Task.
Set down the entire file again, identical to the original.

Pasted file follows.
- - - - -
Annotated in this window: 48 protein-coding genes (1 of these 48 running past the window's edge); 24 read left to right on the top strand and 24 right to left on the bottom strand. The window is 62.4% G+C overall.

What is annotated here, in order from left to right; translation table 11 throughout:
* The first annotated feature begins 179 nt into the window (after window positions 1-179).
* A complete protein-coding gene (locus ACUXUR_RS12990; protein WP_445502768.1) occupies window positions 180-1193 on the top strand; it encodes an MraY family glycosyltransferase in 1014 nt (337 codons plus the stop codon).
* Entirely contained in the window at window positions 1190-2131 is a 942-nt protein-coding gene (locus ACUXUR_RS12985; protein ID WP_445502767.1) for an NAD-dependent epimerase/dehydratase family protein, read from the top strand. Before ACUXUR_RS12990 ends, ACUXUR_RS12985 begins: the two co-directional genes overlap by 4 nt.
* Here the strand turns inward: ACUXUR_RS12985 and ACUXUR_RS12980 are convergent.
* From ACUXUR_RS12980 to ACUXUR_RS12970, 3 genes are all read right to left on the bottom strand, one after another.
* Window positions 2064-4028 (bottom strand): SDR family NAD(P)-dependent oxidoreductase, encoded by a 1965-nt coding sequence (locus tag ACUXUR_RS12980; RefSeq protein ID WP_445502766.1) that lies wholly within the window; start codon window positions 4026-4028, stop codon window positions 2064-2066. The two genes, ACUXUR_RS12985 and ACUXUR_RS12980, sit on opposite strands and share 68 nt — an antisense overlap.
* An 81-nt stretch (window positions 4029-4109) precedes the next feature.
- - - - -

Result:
Annotated in this window: 48 protein-coding genes (1 of these 48 running past the window's edge); 24 read left to right on the top strand and 24 right to left on the bottom strand. The window is 62.4% G+C overall.

What is annotated here, in order from left to right; translation table 11 throughout:
* The first annotated feature begins 179 nt into the window (after window positions 1-179).
* A complete protein-coding gene (locus ACUXUR_RS12990; protein WP_445502768.1) occupies window positions 180-1193 on the top strand; it encodes an MraY family glycosyltransferase in 1014 nt (337 codons plus the stop codon).
* Entirely contained in the window at window positions 1190-2131 is a 942-nt protein-coding gene (locus ACUXUR_RS12985; protein ID WP_445502767.1) for an NAD-dependent epimerase/dehydratase family protein, read from the top strand. Before ACUXUR_RS12990 ends, ACUXUR_RS12985 begins: the two co-directional genes overlap by 4 nt.
* Here the strand turns inward: ACUXUR_RS12985 and ACUXUR_RS12980 are convergent.
* From ACUXUR_RS12980 to ACUXUR_RS12970, 3 genes are all read right to left on the bottom strand, one after another.
* Window positions 2064-4028 (bottom strand): SDR family NAD(P)-dependent oxidoreductase, encoded by a 1965-nt coding sequence (locus tag ACUXUR_RS12980; RefSeq protein ID WP_445502766.1) that lies wholly within the window; start codon window positions 4026-4028, stop codon window positions 2064-2066. The two genes, ACUXUR_RS12985 and ACUXUR_RS12980, sit on opposite strands and share 68 nt — an antisense overlap.
* An 81-nt stretch (window positions 4029-4109) precedes the next feature.